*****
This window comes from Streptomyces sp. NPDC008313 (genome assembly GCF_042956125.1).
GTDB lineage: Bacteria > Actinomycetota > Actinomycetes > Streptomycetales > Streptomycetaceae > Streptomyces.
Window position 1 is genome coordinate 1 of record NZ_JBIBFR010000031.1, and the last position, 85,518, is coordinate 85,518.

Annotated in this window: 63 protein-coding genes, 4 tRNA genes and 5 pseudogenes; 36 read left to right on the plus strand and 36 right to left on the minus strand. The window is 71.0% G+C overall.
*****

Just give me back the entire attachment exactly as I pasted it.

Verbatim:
This window comes from Streptomyces sp. NPDC008313 (genome assembly GCF_042956125.1).
GTDB lineage: Bacteria > Actinomycetota > Actinomycetes > Streptomycetales > Streptomycetaceae > Streptomyces.
Window position 1 is genome coordinate 1 of record NZ_JBIBFR010000031.1, and the last position, 85,518, is coordinate 85,518.

Annotated in this window: 63 protein-coding genes, 4 tRNA genes and 5 pseudogenes; 36 read left to right on the plus strand and 36 right to left on the minus strand. The window is 71.0% G+C overall.